A two degree-of-freedom robotic system was used to investigate how different methods of performance error feedback can lead to faster and more complete motor learning in individuals asked to compensate for a novel visuo-motor transformation (a 30 degree rotation). Our results demonstrate that error-augmentation can improve the rate and extent of motor learning of visuomotor rotations in healthy subjects. We also tested this method on straightening the movements of stroke subjects, and our early results suggest that error amplification can facilitate neurorehabilitation strategies in brain injuries such as stroke.


Sarah J. Housman, Vu Le, and David J. Reinkensmeyer

The goal of this project is to test a device which allows stroke survivors to practice arm movement therapy with indirect therapist supervision. The Therapy-Wilmington Robotic Exoskeleton (T-WREX) was developed at the University of California-Irvine. This device was designed for adults with significant arm weakness resulting from stroke, and provides intense movement training without continuous supervision from a therapist. T-WREX is a five degree-of-freedom passive antigravity orthosis and computer workstation. This project is currently investigating two different approaches for upper extremity training with adult stroke survivors. One intervention involves training with the T-WREX and the other involves traditional arm exercises.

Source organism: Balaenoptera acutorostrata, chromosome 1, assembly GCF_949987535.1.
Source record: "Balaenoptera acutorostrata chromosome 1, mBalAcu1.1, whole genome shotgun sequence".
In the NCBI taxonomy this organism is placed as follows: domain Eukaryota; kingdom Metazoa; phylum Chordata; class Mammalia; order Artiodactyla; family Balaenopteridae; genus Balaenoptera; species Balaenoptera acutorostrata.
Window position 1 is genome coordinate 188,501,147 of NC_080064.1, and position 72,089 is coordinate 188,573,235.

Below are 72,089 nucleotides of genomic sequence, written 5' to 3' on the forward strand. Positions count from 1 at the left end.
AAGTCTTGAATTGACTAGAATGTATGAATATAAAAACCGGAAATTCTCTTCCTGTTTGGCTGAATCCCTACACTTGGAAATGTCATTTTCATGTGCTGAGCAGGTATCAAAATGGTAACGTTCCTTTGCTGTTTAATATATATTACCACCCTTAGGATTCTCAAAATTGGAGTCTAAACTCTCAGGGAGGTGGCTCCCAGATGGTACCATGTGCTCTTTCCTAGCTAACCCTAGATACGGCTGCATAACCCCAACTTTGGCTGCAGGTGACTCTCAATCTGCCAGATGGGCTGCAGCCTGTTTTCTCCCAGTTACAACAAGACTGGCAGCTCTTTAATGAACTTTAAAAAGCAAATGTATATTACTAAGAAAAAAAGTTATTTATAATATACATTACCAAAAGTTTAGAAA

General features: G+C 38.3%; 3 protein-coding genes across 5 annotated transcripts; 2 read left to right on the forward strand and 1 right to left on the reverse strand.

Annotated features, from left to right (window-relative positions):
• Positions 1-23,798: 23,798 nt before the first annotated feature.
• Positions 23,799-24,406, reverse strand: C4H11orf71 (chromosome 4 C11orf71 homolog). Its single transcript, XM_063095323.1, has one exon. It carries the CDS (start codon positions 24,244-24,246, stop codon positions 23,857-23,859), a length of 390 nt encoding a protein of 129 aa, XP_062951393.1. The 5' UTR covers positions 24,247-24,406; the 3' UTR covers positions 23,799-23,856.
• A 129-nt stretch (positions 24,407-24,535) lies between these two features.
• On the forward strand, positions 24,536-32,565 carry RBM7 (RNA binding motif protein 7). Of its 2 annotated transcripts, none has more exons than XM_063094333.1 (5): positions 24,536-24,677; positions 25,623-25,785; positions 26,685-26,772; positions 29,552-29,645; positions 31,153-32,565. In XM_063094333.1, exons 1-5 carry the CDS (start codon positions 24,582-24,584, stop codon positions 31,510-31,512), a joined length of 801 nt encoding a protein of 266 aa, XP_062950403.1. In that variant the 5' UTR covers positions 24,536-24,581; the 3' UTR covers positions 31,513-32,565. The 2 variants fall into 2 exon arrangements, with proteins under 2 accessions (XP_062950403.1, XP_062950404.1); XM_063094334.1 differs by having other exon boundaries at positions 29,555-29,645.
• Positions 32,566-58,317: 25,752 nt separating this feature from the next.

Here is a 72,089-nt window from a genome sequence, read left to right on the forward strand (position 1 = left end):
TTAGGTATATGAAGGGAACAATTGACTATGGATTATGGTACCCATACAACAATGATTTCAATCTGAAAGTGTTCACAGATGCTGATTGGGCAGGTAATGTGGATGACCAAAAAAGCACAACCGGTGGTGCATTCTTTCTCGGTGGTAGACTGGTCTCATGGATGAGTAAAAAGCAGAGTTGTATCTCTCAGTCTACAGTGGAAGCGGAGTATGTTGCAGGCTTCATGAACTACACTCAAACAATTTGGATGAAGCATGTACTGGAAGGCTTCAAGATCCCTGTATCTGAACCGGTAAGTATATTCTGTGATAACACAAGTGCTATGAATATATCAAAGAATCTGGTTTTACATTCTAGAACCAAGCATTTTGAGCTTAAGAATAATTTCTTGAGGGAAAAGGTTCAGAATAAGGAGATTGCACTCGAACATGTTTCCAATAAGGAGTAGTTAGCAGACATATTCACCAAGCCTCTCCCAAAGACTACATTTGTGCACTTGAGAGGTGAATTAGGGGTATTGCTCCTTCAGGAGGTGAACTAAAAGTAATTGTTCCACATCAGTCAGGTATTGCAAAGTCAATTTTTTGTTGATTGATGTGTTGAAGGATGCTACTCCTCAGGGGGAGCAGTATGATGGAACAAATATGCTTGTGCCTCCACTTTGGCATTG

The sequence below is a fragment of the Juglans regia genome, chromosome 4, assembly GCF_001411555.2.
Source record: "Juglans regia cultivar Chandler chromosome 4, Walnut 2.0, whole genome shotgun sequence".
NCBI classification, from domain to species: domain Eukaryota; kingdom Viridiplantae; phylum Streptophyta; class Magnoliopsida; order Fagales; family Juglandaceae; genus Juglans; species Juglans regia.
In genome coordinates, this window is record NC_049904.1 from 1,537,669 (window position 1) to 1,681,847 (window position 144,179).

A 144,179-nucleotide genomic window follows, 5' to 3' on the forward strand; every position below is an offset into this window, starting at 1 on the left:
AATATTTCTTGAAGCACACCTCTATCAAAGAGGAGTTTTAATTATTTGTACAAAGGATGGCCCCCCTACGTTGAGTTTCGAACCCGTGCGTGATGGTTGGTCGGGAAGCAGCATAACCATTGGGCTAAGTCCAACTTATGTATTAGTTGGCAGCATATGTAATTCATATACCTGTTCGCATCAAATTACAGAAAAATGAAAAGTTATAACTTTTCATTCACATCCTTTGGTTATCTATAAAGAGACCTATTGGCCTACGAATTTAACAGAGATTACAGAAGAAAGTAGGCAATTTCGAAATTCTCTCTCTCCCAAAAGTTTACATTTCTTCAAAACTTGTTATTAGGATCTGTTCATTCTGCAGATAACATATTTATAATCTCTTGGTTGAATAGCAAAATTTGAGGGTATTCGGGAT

Machine Learning

Zach Danziger

Patients who no longer have the use of their limbs now have access to various technologies which can harness the volitional signals that their bodies can still produce, such as EEG electrode hats, eye movement recognition, or position sensors worn over a garment. Each one of these technologies are cumbersome to learn and awkward to control, making everyday locomotion extremely difficult. With the aid of an effective computer learning algorithm learning these control paradigms will become easy, and control can become graceful, greatly improving quality of life. The goal of this study is to create and examine a machine learning algorithm that adapts in a controlled and cadenced way to foster a harmonious learning environment between the user and the machine.